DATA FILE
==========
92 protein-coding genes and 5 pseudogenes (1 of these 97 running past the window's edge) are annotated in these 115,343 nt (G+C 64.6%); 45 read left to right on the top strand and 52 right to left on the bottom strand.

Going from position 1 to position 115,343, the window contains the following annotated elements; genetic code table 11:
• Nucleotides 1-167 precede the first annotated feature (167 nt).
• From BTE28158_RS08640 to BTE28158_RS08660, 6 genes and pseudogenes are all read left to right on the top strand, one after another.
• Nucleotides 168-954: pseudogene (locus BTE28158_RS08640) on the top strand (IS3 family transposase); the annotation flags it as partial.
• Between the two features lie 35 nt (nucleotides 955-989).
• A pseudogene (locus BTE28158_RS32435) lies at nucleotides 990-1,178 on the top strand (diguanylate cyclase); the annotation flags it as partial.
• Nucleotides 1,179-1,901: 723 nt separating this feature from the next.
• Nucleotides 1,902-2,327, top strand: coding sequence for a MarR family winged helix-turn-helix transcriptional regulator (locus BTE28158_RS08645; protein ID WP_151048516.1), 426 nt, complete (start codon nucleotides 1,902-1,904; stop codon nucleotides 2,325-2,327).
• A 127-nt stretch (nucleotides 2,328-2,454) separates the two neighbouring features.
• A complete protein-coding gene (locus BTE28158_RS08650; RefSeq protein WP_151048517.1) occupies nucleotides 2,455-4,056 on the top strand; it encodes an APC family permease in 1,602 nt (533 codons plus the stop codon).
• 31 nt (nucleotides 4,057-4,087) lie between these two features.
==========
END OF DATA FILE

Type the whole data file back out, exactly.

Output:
92 protein-coding genes and 5 pseudogenes (1 of these 97 running past the window's edge) are annotated in these 115,343 nt (G+C 64.6%); 45 read left to right on the top strand and 52 right to left on the bottom strand.

Going from position 1 to position 115,343, the window contains the following annotated elements; genetic code table 11:
• Nucleotides 1-167 precede the first annotated feature (167 nt).
• From BTE28158_RS08640 to BTE28158_RS08660, 6 genes and pseudogenes are all read left to right on the top strand, one after another.
• Nucleotides 168-954: pseudogene (locus BTE28158_RS08640) on the top strand (IS3 family transposase); the annotation flags it as partial.
• Between the two features lie 35 nt (nucleotides 955-989).
• A pseudogene (locus BTE28158_RS32435) lies at nucleotides 990-1,178 on the top strand (diguanylate cyclase); the annotation flags it as partial.
• Nucleotides 1,179-1,901: 723 nt separating this feature from the next.
• Nucleotides 1,902-2,327, top strand: coding sequence for a MarR family winged helix-turn-helix transcriptional regulator (locus BTE28158_RS08645; protein ID WP_151048516.1), 426 nt, complete (start codon nucleotides 1,902-1,904; stop codon nucleotides 2,325-2,327).
• A 127-nt stretch (nucleotides 2,328-2,454) separates the two neighbouring features.
• A complete protein-coding gene (locus BTE28158_RS08650; RefSeq protein WP_151048517.1) occupies nucleotides 2,455-4,056 on the top strand; it encodes an APC family permease in 1,602 nt (533 codons plus the stop codon).
• 31 nt (nucleotides 4,057-4,087) lie between these two features.